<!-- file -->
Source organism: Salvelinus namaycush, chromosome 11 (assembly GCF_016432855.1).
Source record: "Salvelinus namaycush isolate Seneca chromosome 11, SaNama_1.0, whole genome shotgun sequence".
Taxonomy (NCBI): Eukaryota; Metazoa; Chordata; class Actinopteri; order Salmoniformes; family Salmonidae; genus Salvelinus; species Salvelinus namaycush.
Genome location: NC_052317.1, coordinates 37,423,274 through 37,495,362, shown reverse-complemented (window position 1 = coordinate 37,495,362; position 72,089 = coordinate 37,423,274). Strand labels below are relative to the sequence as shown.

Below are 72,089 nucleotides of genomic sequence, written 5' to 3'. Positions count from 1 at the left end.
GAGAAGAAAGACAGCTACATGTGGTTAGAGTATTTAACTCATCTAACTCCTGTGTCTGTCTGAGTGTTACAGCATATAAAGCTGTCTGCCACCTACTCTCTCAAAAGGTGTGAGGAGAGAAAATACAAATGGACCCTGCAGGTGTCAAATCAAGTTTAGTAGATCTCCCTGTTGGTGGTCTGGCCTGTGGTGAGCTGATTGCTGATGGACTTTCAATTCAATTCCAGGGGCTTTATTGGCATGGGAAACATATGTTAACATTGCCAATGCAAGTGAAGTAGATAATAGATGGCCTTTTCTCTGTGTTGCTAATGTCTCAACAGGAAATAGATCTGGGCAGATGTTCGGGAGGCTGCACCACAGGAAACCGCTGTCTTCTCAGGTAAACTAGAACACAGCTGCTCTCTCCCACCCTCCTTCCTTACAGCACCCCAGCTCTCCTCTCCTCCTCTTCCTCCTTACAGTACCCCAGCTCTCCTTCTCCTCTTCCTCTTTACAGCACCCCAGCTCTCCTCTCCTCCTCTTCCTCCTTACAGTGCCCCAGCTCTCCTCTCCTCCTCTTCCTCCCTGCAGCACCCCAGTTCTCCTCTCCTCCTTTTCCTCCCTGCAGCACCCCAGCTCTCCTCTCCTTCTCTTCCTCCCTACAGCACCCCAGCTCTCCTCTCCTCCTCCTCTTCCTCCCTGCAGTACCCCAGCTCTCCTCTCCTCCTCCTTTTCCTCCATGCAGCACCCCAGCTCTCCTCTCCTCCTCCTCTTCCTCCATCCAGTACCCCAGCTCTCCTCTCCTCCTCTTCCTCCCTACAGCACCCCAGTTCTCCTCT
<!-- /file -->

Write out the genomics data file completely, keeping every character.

Source organism: Salvelinus namaycush, chromosome 11 (assembly GCF_016432855.1).
Source record: "Salvelinus namaycush isolate Seneca chromosome 11, SaNama_1.0, whole genome shotgun sequence".
Taxonomy (NCBI): Eukaryota; Metazoa; Chordata; class Actinopteri; order Salmoniformes; family Salmonidae; genus Salvelinus; species Salvelinus namaycush.
Genome location: NC_052317.1, coordinates 37,423,274 through 37,495,362, shown reverse-complemented (window position 1 = coordinate 37,495,362; position 72,089 = coordinate 37,423,274). Strand labels below are relative to the sequence as shown.

Below are 72,089 nucleotides of genomic sequence, written 5' to 3'. Positions count from 1 at the left end.
GAGAAGAAAGACAGCTACATGTGGTTAGAGTATTTAACTCATCTAACTCCTGTGTCTGTCTGAGTGTTACAGCATATAAAGCTGTCTGCCACCTACTCTCTCAAAAGGTGTGAGGAGAGAAAATACAAATGGACCCTGCAGGTGTCAAATCAAGTTTAGTAGATCTCCCTGTTGGTGGTCTGGCCTGTGGTGAGCTGATTGCTGATGGACTTTCAATTCAATTCCAGGGGCTTTATTGGCATGGGAAACATATGTTAACATTGCCAATGCAAGTGAAGTAGATAATAGATGGCCTTTTCTCTGTGTTGCTAATGTCTCAACAGGAAATAGATCTGGGCAGATGTTCGGGAGGCTGCACCACAGGAAACCGCTGTCTTCTCAGGTAAACTAGAACACAGCTGCTCTCTCCCACCCTCCTTCCTTACAGCACCCCAGCTCTCCTCTCCTCCTCTTCCTCCTTACAGTACCCCAGCTCTCCTTCTCCTCTTCCTCTTTACAGCACCCCAGCTCTCCTCTCCTCCTCTTCCTCCTTACAGTGCCCCAGCTCTCCTCTCCTCCTCTTCCTCCCTGCAGCACCCCAGTTCTCCTCTCCTCCTTTTCCTCCCTGCAGCACCCCAGCTCTCCTCTCCTTCTCTTCCTCCCTACAGCACCCCAGCTCTCCTCTCCTCCTCCTCTTCCTCCCTGCAGTACCCCAGCTCTCCTCTCCTCCTCCTTTTCCTCCATGCAGCACCCCAGCTCTCCTCTCCTCCTCCTCTTCCTCCATCCAGTACCCCAGCTCTCCTCTCCTCCTCTTCCTCCCTACAGCACCCCAGTTCTCCTCT